Teaching Tip: Pronouncing Spanish Names

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Imagine the first day of class and being able to pronounce all of your student’s names with confidence. In this section, we’ll examine the Spanish alphabet (el alfabeto or el abecedario) by focusing on pronunciation of the sounds made by each letter. It is recommended to practice repeating these sounds aloud several times.

The vowels (los vocales) in Spanish are fairly easy as each vowel has primarily one sound. The correct pronunciation of these vowel sounds is an essential element to pronouncing Spanish words properly.

As you read the following, please also practice saying these vowel sounds aloud:

Spanish WORD (English WORD)
A as in father and in this Spanish word:

bata (bat)

E as a long a in they when a syllable ends in a vowel

Try saying these Spanish words:

te (tea)
cafe (coffee)

as a short e in pet when a syllable ends in a consonant

Try saying these Spanish words:

en (in)
ven (come here)

I as a long e in machine

Notice the I sound and the A sound in this Spanish word:

rima (rhyme)

O as a long o in vote

Try saying these Spanish words (practice the A sound too):

gato (cat)
macho (male)
bota (boot)
vota (vote)

U as a long u in rule

Try saying this Spanish word:

buhu (owl)

silent after q when in the group que (pronounced kay)

Try saying this Spanish word:

que (what)

as a qu when in the group qui (pronounced quee)

Try saying this Spanish word:

quietos (quiet)

Y as a long e as in this Spanish word:

y (and)

One very nice thing about Spanish is that the vowels are all pretty clear cut.

A Always sounds like a as in father.
E Generally sounds like e as in met, let, bet, wet, etc.
I Always sounds like ee as in seen.
O Close to English o in sore, bore, more, but shorter.
U Always sounds like oo as in moon, but shorter.

Try pronouncing the vowel sounds in the following name and phrases:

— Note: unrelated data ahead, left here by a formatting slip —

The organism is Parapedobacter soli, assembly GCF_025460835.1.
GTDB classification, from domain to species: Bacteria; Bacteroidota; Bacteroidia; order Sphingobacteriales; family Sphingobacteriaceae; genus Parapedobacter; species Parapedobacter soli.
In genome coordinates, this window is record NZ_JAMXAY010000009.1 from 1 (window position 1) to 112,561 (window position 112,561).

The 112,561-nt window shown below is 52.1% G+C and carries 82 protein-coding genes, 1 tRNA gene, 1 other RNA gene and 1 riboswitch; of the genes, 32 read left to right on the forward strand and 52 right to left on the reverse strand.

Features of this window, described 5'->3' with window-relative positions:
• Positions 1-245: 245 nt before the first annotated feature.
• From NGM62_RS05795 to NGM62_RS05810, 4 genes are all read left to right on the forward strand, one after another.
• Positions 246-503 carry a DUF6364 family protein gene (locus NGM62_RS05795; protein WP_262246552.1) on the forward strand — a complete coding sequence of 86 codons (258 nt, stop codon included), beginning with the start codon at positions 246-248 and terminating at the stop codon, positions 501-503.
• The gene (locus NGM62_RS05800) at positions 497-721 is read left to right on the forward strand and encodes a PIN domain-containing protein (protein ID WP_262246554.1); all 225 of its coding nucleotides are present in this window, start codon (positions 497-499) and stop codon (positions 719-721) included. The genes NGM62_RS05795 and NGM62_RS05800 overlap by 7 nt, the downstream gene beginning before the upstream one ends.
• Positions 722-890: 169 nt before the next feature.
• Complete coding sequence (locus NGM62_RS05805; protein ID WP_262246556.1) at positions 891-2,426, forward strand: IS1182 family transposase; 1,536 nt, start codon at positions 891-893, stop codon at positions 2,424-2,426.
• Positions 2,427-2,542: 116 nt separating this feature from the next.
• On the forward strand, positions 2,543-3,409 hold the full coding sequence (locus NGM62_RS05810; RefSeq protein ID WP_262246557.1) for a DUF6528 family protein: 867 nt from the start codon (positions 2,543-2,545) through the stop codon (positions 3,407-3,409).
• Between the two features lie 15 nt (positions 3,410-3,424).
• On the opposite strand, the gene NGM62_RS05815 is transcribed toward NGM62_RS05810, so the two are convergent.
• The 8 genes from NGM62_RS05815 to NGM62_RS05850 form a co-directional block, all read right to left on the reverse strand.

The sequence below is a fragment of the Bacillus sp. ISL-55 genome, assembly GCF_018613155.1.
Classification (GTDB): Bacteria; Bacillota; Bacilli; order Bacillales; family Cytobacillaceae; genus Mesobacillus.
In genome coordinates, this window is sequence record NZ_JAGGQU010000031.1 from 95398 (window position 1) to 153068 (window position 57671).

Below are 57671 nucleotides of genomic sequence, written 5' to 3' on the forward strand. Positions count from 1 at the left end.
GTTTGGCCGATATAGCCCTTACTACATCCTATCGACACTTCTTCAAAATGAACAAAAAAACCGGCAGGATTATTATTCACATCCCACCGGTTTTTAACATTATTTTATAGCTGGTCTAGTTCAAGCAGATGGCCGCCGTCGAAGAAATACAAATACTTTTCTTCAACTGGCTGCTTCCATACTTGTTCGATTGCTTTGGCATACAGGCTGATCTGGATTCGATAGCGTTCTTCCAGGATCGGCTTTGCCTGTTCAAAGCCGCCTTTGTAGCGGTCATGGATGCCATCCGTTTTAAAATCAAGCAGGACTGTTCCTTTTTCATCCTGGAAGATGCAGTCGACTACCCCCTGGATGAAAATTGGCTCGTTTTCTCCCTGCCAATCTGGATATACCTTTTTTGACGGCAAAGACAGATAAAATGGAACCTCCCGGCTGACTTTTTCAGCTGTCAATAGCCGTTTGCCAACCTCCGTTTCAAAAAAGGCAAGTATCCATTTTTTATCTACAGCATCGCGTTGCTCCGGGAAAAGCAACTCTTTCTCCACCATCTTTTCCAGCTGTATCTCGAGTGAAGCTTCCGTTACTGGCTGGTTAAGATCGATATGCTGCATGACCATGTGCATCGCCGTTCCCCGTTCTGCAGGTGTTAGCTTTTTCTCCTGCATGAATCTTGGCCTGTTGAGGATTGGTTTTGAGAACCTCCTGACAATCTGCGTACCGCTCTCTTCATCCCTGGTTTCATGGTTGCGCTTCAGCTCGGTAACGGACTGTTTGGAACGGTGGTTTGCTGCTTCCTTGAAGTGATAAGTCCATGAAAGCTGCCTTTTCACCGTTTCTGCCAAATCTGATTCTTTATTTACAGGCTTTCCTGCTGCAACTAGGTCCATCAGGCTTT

Santa Barbara
Every single a in this name sounds the same.
Métete en ese.
Every single e in this phrase sounds the same.
Dividí y dividí.
Every single i in this phrase sounds the same.
Como poco coco.
Every single o in this phrase sounds the same.
Tu kudú, su kudú. Every single u in this phrase sounds the same.
From Professional Learning Board’s online continuing education course for teachers: Spanish for Educators
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Comments

5 Responses to “Teaching Tip: Pronouncing Spanish Names”
  1. Juan Pablo Varela says:

    There might be a misunderstanding in the a sound. BAT might have two meanings, to be
    1) The (generally) wodden instrument used for softball or baseball in Spanish called BATE (as battery but withot the “ry” sound).
    2) The winged mammal in Spanish called MURCIÉLAGO (tough but I´ll try: “moor + C + L + ago” without the u soun at the end of ago)
    In the U sound, OWL is really BUHO, which is “boo + O”

  2. James Bass says:

    Pronouncing Spanish names is troublesome for most English only speakers.To solve this problem, I wrote an Android app that pronounces Hispanic surnames. Please take a look at the program on Youtube: http://www.youtube.com/watch?v=_nahLgjCFw4

  3. Thanks James! Could be a neat little app for teachers to practice when they first get their class rosters before roll call.

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